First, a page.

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Sierra Club v. Jackson

United States District Court, District of Columbia

March 4, 2013

SIERRA CLUB, Plaintiff,
Lisa P. JACKSON, in her official capacity as Administrator, United States Environmental Protection Agency, et al., Defendants.

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Robert Steven Ukeiley, Berea, KY, for Plaintiff.

Eileen T. McDonough, U.S. DOJ, Environmental Defense Section, Washington, DC, for Defendants.


REGGIE B. WALTON, District Judge.

The plaintiff, the Sierra Club, brought this action against Lisa P. Jackson in her capacity as the Administrator of the United States Environmental Protection Agency (" EPA" ), as well as the EPA itself (together, " the EPA" ), alleging unreasonable delay under Section 304(a) of the Clean Air Act, 42 U.S.C. § 7604 (2006), in responding to the plaintiff's request that the EPA develop computer models for measuring ozone particles. Complaint (" Compl." ) ¶¶ 34-43. Currently before the Court is the Plaintiff's Motion for Attorney Fees and Costs Under the Clean Air Act, 42 U.S.C. § 7604(d) (" Pl.'s Mot." ). Upon careful consideration of the parties' submissions, the Court concludes for the following reasons that the plaintiff's motion must be granted in part and denied in part.[1]

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The Sierra Club's complaint alleged that the EPA had unreasonably delayed in (1) responding to the Sierra Club's petition for rulemaking (" claim one" ) and (2) designating air quality computer models for ozone particles (" claim two" ). Compl. ¶¶ 34-43. On January 4, 2012, the EPA responded to the Sierra Club's petition for rulemaking. Stipulation of Dismissal at 2, ECF No. 12. Accordingly, on January 16, 2012, the parties filed a stipulation dismissing claim one with prejudice and claim two without prejudice, id., and thus the only matter currently before the Court is what fees, if any, are due to the Sierra Club's attorneys, Pl.'s Mot. at 1. The EPA does not dispute that the Sierra Club is entitled to fees in this matter. Defs.' Opp'n at 1. The disagreement centers solely on how much compensation is reasonable.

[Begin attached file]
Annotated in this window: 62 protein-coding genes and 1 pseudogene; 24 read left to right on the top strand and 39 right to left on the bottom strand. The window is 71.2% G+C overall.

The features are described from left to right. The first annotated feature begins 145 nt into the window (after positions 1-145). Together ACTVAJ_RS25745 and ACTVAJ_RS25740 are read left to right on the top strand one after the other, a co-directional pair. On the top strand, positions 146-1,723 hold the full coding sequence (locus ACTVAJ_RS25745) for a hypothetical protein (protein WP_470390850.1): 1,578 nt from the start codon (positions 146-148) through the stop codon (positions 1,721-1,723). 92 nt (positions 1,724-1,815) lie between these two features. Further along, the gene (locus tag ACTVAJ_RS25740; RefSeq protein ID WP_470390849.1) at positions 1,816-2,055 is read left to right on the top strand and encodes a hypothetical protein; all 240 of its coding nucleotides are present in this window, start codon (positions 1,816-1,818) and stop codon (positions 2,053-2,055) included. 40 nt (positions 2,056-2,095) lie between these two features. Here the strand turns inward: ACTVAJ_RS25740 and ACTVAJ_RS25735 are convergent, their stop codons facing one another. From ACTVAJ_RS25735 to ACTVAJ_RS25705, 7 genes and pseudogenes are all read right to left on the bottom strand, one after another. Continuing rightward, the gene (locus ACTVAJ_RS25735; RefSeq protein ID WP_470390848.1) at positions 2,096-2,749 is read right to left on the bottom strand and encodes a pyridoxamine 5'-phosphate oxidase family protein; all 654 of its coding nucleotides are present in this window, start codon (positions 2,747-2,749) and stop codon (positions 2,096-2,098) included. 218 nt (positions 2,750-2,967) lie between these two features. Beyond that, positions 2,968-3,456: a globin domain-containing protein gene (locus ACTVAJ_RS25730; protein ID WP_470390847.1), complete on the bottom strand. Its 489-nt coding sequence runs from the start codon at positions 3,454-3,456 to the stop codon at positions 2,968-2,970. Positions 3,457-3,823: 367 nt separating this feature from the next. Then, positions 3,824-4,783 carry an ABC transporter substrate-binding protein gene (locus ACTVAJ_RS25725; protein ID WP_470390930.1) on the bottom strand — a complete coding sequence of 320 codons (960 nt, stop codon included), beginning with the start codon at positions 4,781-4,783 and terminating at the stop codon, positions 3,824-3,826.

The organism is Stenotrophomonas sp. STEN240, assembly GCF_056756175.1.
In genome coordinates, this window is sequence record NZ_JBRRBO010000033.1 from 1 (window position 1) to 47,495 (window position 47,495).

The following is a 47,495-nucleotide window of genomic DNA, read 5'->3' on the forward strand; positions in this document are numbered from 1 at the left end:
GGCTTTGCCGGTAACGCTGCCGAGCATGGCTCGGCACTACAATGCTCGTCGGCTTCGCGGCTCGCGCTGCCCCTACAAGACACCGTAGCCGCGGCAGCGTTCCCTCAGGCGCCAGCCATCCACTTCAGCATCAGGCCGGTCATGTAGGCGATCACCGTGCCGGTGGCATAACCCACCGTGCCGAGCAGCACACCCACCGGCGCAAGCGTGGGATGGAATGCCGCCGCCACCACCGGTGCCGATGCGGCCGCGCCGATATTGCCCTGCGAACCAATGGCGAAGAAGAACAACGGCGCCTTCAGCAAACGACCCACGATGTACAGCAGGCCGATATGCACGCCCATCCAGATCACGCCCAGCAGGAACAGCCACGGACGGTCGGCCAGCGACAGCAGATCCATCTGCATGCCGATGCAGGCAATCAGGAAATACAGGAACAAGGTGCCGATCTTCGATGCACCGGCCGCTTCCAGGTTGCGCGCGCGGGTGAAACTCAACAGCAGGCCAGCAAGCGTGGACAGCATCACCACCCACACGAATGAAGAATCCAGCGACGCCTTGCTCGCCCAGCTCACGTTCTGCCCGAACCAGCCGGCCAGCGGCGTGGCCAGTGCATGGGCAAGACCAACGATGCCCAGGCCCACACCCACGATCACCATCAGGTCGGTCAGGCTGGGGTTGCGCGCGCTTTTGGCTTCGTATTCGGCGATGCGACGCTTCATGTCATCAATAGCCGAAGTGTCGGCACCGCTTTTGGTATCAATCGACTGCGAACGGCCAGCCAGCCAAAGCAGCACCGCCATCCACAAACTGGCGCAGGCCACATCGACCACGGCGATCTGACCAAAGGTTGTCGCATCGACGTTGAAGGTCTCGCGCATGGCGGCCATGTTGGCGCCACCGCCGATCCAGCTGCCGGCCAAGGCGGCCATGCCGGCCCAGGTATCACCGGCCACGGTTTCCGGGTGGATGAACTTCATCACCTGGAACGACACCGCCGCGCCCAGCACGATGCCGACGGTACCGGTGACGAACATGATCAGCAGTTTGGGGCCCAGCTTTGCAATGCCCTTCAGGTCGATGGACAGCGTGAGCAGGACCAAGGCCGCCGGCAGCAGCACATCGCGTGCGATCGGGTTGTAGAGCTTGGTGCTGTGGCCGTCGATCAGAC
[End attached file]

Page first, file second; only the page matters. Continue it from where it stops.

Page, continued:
The Sierra Club is primarily represented by the Law Office of Robert J. Ukeiley in Berea, Kentucky. Pl.'s Mot. at 1. The EPA argues that Mr. Ukeiley and his associates should be compensated based on the prevailing rates in Kentucky, where the legal work was performed. Defs.' Opp'n at 7. The EPA further argues that because claim two was dismissed without prejudice, the Sierra Club was not sufficiently successful on that claim to warrant attorney fees for time spent litigating that claim. Defs.' Opp'n at 17. On the other hand, the Sierra Club contends that Mr. Ukeiley's practice is national in scope and the rate should be calculated according to the Laffey index,[2] a tool for determining the prevailing rate in the Washington, D.C. area where the litigation took place. Pl.'s Mem. at 9. The Sierra Club also argues that the two claims are so intertwined that it is impossible to separate the time spent litigating them in the way that the EPA suggests. Pl.'s Reply at 7.

In addition to Mr. Ukeiley's fees, the Sierra Club also seeks fees for work performed by Neil Levine, a Colorado attorney hired to work on the fee application itself. Pl.'s Mem. at 16. The EPA does not contest Mr. Levine's rates, and the parties have agreed on the number of hours of work for which he should be compensated. Defs.' Opp'n at 18-19. However, the EPA argues that his work is compensable only if the Sierra Club succeeds on its motion for fees. Id.

In the final analysis, the Sierra Club seeks a total of $37,275.92 [3] in attorney fees related to this litigation, Pl.'s Reply at 1, where as the EPA contends that the amount should be only $5,122, Defs.' Opp'n at 19. The EPA does not dispute the $471.91 in costs claimed by the Sierra Club. Pl.'s Reply at 1 n. 2.

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The Clean Air Act allows citizens to bring suit to compel agency compliance with its statutory obligations. 42 U.S.C. § 7604(a). Under the Clean Air Act, " the court may award costs of litigation (including reasonable attorney and expert witness fees) whenever it determines that such award is appropriate." Id. § 7604(d). In order to award attorney fees under the Clean Air Act, a court must engage in a two-step inquiry, determining first whether the party seeking fees is the prevailing party, and second, whether the requested fees are reasonable. Hensley v. Eckerhart, 461 U.S. 424, 433, 103 S.Ct. 1933, 76 L.Ed.2d 40 (1983); see also Pennsylvania v. Delaware Valley Citizens' Council for Clean Air, 478 U.S. 546, 565, 106 S.Ct. 3088, 92 L.Ed.2d 439 (1986). Here, the EPA does not contest that the Sierra Club is at least a partially prevailing party within the meaning of § 7604(d), Defs.' Opp'n at 1, and so the Court confines its analysis to the reasonableness of the fees requests.

Generally, the " starting point" for calculating a reasonable fee is " the number of hours reasonably expended on the litigation multiplied by a reasonable hourly rate." Hensley, 461 U.S. at 433, 103 S.Ct. 1933. The result is known as the Lodestar figure, and there is a " strong presumption" that it is reasonable and consistent with the purposes underlying fee-shifting provisions applicable to citizen suits. Delaware Valley, 478 U.S. at 565, 106 S.Ct. 3088. Thus, to arrive at the appropriate amount of fees that should be awarded, the Court will use the Lodestar formula, which calls for the Court to first calculate the ...

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